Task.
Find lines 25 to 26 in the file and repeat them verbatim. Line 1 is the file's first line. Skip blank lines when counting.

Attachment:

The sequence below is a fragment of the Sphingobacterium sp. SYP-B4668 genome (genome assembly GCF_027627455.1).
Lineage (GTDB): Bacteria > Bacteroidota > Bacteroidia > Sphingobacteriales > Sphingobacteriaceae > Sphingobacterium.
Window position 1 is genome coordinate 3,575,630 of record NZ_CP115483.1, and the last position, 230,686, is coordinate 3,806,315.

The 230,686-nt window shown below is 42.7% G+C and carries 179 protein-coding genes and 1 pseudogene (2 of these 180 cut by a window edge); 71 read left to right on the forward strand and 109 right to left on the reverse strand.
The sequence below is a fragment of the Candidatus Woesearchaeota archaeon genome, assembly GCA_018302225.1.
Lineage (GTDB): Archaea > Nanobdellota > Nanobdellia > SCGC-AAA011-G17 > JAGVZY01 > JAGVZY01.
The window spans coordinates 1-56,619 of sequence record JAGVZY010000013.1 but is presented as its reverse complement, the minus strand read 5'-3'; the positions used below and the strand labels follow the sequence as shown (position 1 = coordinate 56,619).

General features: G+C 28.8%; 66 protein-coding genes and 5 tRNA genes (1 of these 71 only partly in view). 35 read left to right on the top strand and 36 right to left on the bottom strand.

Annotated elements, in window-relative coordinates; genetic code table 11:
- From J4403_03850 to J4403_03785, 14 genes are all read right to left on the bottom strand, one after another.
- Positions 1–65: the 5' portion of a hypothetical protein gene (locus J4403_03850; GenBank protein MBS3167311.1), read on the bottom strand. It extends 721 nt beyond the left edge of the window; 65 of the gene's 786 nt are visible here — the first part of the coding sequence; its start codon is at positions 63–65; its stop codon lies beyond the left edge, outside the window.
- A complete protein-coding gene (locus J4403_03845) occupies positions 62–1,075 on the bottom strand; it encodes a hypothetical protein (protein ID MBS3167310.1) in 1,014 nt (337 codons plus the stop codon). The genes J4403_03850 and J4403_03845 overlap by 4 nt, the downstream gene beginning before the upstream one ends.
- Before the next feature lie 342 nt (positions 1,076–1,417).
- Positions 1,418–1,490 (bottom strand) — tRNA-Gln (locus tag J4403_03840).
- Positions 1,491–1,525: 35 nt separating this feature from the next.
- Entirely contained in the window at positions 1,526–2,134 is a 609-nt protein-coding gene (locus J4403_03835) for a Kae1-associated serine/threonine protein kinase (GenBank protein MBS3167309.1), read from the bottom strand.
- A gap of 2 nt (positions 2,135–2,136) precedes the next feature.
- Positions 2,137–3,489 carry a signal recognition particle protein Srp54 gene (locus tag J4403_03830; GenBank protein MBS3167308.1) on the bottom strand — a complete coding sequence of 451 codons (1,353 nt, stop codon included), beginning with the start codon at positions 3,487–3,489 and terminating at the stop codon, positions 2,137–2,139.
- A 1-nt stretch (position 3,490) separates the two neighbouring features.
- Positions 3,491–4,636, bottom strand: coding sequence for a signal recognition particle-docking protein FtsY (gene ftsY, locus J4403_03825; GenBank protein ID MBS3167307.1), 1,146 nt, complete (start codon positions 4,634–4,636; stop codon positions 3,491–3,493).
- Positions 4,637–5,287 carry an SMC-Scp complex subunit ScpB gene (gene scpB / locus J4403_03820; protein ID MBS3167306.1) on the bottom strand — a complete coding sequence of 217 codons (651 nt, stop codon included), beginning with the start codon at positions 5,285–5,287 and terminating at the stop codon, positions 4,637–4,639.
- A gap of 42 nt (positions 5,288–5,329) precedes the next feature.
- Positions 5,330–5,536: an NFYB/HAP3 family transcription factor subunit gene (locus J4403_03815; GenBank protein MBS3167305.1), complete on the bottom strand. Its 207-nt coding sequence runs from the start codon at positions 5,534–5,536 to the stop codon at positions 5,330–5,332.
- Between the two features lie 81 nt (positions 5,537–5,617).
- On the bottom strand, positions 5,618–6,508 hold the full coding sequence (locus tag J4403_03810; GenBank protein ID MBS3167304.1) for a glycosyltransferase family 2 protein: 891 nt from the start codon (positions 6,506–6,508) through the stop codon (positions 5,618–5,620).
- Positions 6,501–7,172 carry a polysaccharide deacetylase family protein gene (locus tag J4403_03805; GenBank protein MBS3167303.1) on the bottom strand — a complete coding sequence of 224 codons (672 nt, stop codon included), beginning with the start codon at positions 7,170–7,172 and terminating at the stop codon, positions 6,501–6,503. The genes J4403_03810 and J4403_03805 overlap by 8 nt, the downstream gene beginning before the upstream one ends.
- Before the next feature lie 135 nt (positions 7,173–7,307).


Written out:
- On the bottom strand, positions 5,618–6,508 hold the full coding sequence (locus tag J4403_03810; GenBank protein ID MBS3167304.1) for a glycosyltransferase family 2 protein: 891 nt from the start codon (positions 6,506–6,508) through the stop codon (positions 5,618–5,620).
- Positions 6,501–7,172 carry a polysaccharide deacetylase family protein gene (locus tag J4403_03805; GenBank protein MBS3167303.1) on the bottom strand — a complete coding sequence of 224 codons (672 nt, stop codon included), beginning with the start codon at positions 7,170–7,172 and terminating at the stop codon, positions 6,501–6,503. The genes J4403_03810 and J4403_03805 overlap by 8 nt, the downstream gene beginning before the upstream one ends.